The previous weekend, the Darjeelings had still not left the gardens and after a week of transport strike and power cuts the tension was beginning to mount  Once they made it to Kolkata they were shipped on, travelling by plane through Dubai and then Paris where they were delayed yet another day before taking the Paris flight to Montreal.  With little time left they arrived in Canada on Thursday afternoon where they still had to clear customs.

Robert at BGL, our trusty customs brokers,  remained very patient as I called for regular updates (thanks Robert!) At last he reported: ‘They are through customs and will be with you tomorrow’ .

On Friday afternoon when the teas finally arrived, the super team in the warehouse were all set up, bags printed and boxes at the ready (thanks super team!) They unpacked the teas and rapidly prepared the thematic tasting kits for each store,

At five o’clock on Friday Jean-Philippe, our warehouse manager, screeched up in a taxi and delivered the teas personally to the Emery store then put the Québec store teas on the bus where they were picked up early Saturday morning by the staff before the shift. Though it reminded me of the romantic excitement of the Clippers racing around the planet to bring the new teas, at the time it felt more like an episode of 24 Hours!!

On Saturday morning the clients arrived, drawn to taste the freshness.  As the divine liquors charmed their senses and tingled their neurons in the calmness of our stores, they had no idea of the frantic series of events that had made it possible.

In the tea world we often discuss the relationship between stress and flavour profile and I can vouch that that day the new Darjeelings tasted particularly special to me……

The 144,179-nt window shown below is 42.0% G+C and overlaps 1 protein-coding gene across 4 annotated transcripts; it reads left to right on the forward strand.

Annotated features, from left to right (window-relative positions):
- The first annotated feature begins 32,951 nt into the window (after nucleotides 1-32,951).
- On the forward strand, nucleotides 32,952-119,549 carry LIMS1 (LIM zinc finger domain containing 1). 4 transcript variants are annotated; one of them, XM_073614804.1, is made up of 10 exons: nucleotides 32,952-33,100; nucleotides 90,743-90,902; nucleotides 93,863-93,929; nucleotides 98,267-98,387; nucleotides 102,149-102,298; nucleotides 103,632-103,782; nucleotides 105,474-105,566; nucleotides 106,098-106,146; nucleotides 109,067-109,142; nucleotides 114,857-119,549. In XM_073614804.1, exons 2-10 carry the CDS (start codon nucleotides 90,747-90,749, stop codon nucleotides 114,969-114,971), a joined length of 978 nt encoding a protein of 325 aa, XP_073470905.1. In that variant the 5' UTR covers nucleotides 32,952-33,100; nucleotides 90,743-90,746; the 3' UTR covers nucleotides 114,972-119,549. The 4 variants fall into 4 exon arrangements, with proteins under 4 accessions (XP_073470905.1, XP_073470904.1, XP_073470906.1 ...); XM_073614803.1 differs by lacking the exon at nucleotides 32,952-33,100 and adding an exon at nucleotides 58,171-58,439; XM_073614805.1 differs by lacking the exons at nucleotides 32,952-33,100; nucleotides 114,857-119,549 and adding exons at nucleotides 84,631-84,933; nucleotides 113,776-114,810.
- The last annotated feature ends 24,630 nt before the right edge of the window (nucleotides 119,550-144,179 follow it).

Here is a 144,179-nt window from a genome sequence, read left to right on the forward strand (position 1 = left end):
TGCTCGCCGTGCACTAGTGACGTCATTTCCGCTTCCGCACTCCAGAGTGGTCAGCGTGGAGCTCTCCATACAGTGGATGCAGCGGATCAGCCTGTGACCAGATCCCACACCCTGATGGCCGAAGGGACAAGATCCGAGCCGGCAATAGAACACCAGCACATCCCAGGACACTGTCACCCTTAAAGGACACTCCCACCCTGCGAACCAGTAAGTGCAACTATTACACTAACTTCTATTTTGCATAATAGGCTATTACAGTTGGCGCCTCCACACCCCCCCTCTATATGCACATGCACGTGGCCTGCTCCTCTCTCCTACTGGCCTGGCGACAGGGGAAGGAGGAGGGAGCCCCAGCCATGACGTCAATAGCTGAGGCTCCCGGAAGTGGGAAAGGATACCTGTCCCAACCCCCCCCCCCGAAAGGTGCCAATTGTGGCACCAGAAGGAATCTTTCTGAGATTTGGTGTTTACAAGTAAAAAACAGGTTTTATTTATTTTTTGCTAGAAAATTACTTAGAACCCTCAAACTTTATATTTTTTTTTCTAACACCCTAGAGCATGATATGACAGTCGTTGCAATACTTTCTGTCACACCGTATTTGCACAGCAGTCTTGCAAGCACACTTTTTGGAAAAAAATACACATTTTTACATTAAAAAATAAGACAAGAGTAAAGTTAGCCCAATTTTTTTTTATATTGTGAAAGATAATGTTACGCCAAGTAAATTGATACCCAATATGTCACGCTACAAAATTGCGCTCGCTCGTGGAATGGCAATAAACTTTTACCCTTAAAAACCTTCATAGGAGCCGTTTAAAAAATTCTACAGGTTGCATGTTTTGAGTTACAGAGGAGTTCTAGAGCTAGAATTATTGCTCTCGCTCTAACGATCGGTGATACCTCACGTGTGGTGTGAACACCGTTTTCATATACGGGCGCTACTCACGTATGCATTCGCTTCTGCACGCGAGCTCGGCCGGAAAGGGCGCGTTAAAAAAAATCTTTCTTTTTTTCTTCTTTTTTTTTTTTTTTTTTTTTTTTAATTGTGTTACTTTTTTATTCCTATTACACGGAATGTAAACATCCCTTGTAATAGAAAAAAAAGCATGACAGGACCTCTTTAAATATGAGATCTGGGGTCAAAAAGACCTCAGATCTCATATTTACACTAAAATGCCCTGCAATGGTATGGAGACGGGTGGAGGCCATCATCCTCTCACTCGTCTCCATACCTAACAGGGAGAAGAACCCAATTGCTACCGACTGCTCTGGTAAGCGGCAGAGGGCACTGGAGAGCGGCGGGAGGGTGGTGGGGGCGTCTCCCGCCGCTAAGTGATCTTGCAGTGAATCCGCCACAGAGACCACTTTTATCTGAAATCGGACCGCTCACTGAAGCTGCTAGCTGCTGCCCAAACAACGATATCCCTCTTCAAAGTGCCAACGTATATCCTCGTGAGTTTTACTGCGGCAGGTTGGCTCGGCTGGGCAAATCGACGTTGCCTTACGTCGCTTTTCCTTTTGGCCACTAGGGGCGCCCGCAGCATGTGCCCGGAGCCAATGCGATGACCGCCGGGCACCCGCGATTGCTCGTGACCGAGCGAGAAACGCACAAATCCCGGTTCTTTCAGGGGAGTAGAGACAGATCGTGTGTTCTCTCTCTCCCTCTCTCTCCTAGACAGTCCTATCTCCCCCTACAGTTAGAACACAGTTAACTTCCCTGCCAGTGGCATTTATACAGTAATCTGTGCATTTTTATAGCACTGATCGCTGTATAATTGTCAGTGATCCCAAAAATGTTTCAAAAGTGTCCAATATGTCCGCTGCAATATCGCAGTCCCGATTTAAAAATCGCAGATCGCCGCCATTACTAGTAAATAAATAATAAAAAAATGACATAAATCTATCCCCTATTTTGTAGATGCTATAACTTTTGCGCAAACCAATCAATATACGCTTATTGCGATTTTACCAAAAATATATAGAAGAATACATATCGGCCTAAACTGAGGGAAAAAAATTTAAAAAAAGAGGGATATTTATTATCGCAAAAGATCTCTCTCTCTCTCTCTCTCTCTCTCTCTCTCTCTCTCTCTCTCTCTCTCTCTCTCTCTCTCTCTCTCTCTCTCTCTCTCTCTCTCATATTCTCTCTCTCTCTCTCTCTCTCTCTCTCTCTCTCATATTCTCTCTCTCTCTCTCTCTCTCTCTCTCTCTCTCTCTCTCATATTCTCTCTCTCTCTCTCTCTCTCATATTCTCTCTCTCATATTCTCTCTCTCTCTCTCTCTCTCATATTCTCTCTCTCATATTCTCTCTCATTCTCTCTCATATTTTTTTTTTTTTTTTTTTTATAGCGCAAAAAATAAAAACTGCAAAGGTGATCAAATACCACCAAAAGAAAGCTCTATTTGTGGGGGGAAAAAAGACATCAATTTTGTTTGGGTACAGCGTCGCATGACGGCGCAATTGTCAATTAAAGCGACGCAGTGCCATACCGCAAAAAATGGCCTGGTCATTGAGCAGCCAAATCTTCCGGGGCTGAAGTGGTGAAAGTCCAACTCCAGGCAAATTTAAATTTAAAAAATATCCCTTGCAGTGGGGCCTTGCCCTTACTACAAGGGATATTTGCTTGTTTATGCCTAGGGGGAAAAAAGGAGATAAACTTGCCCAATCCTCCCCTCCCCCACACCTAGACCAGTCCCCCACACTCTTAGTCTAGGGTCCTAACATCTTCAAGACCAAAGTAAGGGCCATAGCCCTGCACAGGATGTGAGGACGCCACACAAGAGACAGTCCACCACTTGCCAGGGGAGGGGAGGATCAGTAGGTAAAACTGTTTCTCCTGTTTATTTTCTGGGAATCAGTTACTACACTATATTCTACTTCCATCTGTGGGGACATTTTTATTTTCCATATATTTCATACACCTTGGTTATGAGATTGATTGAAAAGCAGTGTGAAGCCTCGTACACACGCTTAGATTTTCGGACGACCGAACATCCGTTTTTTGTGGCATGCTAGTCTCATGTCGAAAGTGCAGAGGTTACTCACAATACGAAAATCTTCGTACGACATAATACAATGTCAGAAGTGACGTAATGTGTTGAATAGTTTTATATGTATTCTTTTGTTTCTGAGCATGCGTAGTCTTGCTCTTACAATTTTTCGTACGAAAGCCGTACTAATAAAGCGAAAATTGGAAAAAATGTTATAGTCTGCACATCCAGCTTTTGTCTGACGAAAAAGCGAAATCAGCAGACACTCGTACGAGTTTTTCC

Join us for our upcoming thematic Tasting Events and Tasting Kits in our stores and online……

Shou Pu Er reinvented!

6 May 2013

at 16:42 by Seb

Mr.Chan showing us the fermentation process

Developments in the Pu Er market in Hong Kong have had a strong influence in the creation of a new way of producing tea with healthy digestive properties ideal for the restaurant industry, the “shou” process. Since the 1970s, this type of Pu Er is produced by accelerated fermentation making it possible to supply an increasing demand. Though this tea, manufactured for daily consumption, does not raise that much interest among collectors of great teas, there are nonetheless shou Pu Er of exceptional quality.

Our recent visit to Yunnan gave us the chance to see the attention given, by some producers, to the different quality criteria for producing this tea. Consequently our selection will soon include a Pu Er from a plantation of tea about fifty years old, located at over 1,800 meters on the Bada mountain. Cake enthusiasts can also satisfy their collector ambitions with a Pu Er from old tea trees from the Bulang Mountains.

The meeting with Mr Chan, source of inspiration and expertise, was even more instructive in providing us some clarifications on the “shou” process, cornerstone of the characteristic taste of this type of tea. We had the honour to visit his warehouse and the fermentation room. Mr Chan was particularly pleased with the improvements introduced in his new spaces significantly increasing the quality of the final product. Better ventilation and a porous floor, limiting the excess moisture, making a more pleasant sensory environment. The smell of the leaves after only ten days of fermentation offered fruity nuances reminiscent the fragrance of certain Chinese wulongs. Hopefully our interest in these teas from the front line is echoed among those seeking new teas!